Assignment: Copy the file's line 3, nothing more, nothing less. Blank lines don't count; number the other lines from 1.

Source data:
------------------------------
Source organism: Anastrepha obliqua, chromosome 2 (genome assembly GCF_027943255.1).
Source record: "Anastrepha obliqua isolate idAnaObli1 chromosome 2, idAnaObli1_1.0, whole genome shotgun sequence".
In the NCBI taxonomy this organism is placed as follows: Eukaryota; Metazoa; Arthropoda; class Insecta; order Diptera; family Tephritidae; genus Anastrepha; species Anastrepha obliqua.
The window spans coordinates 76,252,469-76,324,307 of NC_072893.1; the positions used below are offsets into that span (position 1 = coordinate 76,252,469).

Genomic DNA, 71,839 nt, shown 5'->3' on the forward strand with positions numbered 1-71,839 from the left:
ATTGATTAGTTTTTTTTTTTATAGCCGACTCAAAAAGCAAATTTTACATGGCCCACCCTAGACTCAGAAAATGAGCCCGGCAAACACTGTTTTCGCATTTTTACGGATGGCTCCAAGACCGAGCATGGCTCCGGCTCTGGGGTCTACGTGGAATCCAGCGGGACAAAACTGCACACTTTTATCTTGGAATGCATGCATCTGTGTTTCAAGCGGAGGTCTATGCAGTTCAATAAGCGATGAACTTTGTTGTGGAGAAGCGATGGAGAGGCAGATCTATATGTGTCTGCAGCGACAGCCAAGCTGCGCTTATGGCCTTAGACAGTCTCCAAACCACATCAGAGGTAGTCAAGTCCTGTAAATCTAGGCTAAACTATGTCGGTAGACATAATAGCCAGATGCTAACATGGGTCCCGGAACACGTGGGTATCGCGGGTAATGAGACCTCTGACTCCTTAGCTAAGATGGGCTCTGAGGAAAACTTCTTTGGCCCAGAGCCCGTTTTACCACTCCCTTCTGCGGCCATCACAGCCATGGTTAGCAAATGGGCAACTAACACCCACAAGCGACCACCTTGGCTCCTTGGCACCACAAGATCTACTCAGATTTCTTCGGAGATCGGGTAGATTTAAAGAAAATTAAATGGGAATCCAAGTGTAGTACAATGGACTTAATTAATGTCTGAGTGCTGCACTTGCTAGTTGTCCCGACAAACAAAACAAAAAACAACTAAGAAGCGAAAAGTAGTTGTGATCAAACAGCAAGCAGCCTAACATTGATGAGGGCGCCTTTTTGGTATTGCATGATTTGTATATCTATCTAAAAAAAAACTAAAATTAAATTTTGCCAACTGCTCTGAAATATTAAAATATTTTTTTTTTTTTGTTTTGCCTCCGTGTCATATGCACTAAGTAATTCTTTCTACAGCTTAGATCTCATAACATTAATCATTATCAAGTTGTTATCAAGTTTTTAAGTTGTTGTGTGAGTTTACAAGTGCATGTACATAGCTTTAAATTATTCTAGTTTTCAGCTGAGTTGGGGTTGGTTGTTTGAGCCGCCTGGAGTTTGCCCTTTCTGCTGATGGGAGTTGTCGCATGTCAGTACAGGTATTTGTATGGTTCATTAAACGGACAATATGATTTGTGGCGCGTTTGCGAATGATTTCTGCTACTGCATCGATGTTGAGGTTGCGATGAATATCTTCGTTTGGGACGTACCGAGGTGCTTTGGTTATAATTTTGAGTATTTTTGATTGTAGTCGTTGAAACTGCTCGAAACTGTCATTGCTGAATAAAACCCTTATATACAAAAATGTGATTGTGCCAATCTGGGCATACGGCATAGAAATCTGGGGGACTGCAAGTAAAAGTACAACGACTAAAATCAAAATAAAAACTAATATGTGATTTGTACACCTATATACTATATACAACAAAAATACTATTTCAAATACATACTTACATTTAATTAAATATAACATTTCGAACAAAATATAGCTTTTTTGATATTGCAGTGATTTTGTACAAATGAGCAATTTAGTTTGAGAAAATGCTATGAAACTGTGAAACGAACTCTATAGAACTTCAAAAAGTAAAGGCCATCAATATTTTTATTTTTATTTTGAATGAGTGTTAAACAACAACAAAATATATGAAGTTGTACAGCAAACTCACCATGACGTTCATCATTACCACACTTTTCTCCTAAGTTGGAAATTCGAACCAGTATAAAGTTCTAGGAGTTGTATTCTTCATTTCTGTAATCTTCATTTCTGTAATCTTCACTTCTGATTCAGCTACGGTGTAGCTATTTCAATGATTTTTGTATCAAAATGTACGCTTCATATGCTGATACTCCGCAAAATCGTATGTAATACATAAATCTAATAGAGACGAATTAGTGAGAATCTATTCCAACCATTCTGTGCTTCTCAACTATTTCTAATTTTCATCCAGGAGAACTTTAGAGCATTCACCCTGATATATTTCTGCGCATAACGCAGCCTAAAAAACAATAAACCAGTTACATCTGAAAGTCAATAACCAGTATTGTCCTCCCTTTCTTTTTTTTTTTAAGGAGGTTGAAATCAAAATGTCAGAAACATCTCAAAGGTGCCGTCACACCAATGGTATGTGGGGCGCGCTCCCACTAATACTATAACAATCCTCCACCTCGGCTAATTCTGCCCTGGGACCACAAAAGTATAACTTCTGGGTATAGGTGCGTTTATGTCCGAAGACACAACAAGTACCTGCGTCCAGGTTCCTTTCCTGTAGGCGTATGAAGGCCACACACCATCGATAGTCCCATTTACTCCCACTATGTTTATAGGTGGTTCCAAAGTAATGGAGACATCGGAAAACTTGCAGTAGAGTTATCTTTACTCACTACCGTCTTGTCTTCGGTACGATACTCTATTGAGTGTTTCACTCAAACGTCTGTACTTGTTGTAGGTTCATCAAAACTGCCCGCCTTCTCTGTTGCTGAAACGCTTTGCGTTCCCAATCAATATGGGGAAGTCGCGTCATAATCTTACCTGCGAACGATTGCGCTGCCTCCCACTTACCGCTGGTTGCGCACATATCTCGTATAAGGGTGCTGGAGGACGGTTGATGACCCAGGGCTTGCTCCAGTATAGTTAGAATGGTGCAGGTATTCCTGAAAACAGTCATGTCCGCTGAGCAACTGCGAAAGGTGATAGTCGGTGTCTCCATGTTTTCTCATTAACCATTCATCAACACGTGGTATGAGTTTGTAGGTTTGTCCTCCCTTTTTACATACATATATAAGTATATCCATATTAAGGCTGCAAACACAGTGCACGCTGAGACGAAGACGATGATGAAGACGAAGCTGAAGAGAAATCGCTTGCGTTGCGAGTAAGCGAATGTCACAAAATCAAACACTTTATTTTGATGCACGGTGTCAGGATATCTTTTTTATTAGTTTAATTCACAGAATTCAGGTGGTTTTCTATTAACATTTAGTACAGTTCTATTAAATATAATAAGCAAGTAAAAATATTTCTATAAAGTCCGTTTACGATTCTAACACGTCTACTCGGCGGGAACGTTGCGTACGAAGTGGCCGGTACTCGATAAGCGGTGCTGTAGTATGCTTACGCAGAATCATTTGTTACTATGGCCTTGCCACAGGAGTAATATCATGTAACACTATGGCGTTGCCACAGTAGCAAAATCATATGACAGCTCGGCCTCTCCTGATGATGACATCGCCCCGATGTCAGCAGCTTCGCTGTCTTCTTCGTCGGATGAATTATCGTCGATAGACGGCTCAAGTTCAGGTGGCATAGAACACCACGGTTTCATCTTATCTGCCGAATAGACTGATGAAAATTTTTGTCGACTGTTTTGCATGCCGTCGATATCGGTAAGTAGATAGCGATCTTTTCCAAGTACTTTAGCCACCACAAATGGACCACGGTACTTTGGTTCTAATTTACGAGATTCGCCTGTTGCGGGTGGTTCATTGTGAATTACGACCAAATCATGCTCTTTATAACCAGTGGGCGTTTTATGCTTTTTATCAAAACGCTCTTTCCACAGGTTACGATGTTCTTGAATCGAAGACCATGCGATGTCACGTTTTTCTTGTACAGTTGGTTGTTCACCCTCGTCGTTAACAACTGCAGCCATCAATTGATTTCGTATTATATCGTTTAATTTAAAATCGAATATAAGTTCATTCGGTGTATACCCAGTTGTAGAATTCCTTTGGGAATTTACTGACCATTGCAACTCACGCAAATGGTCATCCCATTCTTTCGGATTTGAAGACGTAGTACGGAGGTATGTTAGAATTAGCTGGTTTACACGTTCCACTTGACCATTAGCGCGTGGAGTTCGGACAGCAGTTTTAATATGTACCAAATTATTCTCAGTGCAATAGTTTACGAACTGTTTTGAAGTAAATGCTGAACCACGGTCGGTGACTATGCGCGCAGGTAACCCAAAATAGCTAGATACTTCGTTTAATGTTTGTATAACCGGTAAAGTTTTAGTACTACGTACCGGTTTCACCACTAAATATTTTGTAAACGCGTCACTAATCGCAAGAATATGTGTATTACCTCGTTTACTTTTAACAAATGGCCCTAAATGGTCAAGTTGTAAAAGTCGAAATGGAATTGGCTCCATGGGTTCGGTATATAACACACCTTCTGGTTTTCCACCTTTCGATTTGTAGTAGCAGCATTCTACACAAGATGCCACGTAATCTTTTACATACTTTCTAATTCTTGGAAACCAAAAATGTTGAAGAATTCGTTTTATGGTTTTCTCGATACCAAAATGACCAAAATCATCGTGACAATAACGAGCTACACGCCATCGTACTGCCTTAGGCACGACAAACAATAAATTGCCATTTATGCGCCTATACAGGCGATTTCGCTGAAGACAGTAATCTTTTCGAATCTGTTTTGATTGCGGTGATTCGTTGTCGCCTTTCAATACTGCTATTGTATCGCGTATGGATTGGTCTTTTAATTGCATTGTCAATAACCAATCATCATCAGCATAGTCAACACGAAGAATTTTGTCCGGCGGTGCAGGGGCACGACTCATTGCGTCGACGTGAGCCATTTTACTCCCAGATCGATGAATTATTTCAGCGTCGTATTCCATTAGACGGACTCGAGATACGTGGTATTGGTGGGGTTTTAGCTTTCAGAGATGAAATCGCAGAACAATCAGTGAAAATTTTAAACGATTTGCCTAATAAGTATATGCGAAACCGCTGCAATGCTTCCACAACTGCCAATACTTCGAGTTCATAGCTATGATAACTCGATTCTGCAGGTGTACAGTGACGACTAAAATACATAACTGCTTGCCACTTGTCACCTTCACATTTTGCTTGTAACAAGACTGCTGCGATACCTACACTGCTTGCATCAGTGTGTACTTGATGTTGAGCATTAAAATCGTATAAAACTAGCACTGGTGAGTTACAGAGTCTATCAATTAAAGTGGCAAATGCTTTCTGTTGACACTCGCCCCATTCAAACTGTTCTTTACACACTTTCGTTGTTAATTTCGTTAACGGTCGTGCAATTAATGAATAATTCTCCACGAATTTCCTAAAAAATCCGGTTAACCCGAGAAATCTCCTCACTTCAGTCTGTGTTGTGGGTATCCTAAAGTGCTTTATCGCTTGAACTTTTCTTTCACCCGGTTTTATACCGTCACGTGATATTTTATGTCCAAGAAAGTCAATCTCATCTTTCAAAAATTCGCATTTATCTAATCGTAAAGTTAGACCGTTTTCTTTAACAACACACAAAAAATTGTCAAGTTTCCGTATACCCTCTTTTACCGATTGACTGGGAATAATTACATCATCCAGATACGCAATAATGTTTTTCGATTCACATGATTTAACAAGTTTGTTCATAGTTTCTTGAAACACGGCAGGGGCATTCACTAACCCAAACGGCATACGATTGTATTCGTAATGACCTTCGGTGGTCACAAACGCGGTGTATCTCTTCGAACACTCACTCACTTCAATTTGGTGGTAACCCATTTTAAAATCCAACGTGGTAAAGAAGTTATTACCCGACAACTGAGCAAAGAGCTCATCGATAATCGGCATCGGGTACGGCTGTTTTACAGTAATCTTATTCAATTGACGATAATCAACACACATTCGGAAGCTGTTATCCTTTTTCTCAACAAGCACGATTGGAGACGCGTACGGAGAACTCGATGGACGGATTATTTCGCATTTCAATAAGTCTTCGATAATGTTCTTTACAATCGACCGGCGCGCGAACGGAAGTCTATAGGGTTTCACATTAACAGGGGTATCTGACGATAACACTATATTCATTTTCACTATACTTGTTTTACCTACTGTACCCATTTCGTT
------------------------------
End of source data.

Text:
In the NCBI taxonomy this organism is placed as follows: Eukaryota; Metazoa; Arthropoda; class Insecta; order Diptera; family Tephritidae; genus Anastrepha; species Anastrepha obliqua.